Somebody asked a very famous Chinese poet, Yang Wang-li:
“Now what is poetry?”
He said, “If you say it is simply a matter of words, I will say a good poet gets rid of words. If you say it is simply a matter of meaning, I will say a good poet gets rid of meaning. ‘But,’ you ask,’without words and without meaning, where is the poetry?’ To this I reply: Get rid of words and get rid of meaning, and there is still poetry.”
In fact, only then is there poetry. When words are no more there, when meaning is no more there, then suddenly poetry erupts, explodes. Poetry is a flowering of your being, and religion is more like poetry than like philosophy.
Philosophy tries to explain things – never succeeds. At the most, it can succeed only in explaining away things, but it never succeeds in explaining them. Religion makes no effort to explain life. It tries to live it. Religion does not take life as a problem to be solved – it takes life as a mystery to be lived. Religion is not curious about life. Religion is in awe, in tremendous wonder about life.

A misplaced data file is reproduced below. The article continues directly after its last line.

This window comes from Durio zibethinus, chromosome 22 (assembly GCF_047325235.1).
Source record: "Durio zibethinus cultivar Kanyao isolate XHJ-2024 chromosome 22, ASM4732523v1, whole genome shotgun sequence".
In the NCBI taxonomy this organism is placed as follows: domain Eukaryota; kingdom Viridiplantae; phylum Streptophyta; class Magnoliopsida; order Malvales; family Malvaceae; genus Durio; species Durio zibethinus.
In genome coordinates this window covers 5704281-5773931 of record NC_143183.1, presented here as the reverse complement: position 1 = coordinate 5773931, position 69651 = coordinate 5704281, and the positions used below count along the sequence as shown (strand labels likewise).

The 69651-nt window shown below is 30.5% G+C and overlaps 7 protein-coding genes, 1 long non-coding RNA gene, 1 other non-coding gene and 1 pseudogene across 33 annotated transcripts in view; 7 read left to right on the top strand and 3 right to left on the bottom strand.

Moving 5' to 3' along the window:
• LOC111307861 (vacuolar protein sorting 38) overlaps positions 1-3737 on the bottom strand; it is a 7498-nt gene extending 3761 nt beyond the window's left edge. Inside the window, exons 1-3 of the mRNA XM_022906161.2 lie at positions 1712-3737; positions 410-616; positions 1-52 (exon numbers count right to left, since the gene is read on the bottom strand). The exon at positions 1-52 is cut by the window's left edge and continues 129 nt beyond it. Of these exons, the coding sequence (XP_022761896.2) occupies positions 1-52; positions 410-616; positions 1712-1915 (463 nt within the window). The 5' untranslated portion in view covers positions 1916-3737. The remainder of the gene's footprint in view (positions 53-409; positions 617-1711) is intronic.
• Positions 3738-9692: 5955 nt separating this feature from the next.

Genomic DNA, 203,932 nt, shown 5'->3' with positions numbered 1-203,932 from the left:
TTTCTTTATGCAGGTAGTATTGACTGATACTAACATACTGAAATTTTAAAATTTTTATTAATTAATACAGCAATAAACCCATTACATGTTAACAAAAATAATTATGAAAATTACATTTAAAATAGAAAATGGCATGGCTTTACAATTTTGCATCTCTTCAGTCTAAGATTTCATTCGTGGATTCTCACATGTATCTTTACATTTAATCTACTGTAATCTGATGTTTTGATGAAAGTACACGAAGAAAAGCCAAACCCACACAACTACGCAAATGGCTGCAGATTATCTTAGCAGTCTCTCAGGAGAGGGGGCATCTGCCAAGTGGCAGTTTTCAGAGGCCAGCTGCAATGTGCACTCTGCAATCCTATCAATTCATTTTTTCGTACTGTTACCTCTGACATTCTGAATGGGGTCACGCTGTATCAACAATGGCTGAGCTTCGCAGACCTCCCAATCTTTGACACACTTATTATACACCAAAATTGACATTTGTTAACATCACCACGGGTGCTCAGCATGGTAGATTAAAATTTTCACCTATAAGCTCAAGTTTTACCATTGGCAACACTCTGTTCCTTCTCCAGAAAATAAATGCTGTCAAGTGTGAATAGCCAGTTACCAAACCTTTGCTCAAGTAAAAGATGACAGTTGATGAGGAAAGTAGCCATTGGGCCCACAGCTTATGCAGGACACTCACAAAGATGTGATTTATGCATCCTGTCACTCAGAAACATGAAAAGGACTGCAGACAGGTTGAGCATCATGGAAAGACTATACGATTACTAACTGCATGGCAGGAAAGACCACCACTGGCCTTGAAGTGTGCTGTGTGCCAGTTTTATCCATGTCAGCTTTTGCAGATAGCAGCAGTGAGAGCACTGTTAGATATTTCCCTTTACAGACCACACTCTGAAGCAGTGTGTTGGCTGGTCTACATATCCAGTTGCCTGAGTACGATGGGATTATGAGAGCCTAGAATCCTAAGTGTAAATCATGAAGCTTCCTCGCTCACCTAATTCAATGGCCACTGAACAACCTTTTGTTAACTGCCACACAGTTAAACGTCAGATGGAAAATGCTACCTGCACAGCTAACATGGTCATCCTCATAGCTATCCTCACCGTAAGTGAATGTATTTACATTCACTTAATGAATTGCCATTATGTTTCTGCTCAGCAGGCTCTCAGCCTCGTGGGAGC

Just our being here is such a miracle. It cannot be explained why I am here, why you are here. Why these trees are here, why these stars are here. Why at all this universe exists, and goes on peopling itself with trees and birds and people. Why in the first place it is there, there is no way to know. It simply is there. But it inspires awe! It fills the heart with wonder. It is unbelievably true – it is incredible! It is absurd, but tremendously beautiful.
Why it is there, there is no way to say – but it is there. And religion says: Don’t waste your time for the why. It is there: delight in it! Celebrate it! Be lost into it! And let it be lost into you. Meet it! Let the meeting be like two lovers entering into each other. Let it be an orgasmic experience.
Osho, A Sudden Clash of Thunder, Ch 1 (excerpt)